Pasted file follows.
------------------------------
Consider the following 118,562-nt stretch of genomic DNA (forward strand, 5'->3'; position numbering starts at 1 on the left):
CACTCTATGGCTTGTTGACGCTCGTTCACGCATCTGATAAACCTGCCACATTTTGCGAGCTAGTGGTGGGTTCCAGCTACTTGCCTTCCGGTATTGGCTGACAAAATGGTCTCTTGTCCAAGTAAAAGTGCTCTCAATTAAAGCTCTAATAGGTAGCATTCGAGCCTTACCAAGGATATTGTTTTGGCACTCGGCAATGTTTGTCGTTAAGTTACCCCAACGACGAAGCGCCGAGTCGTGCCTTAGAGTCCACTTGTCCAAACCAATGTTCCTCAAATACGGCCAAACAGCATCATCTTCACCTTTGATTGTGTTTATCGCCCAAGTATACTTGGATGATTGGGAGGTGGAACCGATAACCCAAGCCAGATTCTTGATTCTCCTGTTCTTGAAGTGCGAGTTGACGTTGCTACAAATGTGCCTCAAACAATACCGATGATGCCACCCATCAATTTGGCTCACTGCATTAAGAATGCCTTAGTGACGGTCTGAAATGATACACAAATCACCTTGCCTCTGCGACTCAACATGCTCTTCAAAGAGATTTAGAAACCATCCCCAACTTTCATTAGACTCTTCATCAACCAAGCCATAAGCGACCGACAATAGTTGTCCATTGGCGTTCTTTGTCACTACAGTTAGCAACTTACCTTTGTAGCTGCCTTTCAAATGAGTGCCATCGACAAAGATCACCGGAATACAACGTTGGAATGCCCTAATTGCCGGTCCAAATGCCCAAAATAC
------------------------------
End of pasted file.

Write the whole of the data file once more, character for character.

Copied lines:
Consider the following 118,562-nt stretch of genomic DNA (forward strand, 5'->3'; position numbering starts at 1 on the left):
CACTCTATGGCTTGTTGACGCTCGTTCACGCATCTGATAAACCTGCCACATTTTGCGAGCTAGTGGTGGGTTCCAGCTACTTGCCTTCCGGTATTGGCTGACAAAATGGTCTCTTGTCCAAGTAAAAGTGCTCTCAATTAAAGCTCTAATAGGTAGCATTCGAGCCTTACCAAGGATATTGTTTTGGCACTCGGCAATGTTTGTCGTTAAGTTACCCCAACGACGAAGCGCCGAGTCGTGCCTTAGAGTCCACTTGTCCAAACCAATGTTCCTCAAATACGGCCAAACAGCATCATCTTCACCTTTGATTGTGTTTATCGCCCAAGTATACTTGGATGATTGGGAGGTGGAACCGATAACCCAAGCCAGATTCTTGATTCTCCTGTTCTTGAAGTGCGAGTTGACGTTGCTACAAATGTGCCTCAAACAATACCGATGATGCCACCCATCAATTTGGCTCACTGCATTAAGAATGCCTTAGTGACGGTCTGAAATGATACACAAATCACCTTGCCTCTGCGACTCAACATGCTCTTCAAAGAGATTTAGAAACCATCCCCAACTTTCATTAGACTCTTCATCAACCAAGCCATAAGCGACCGACAATAGTTGTCCATTGGCGTTCTTTGTCACTACAGTTAGCAACTTACCTTTGTAGCTGCCTTTCAAATGAGTGCCATCGACAAAGATCACCGGAATACAACGTTGGAATGCCCTAATTGCCGGTCCAAATGCCCAAAATAC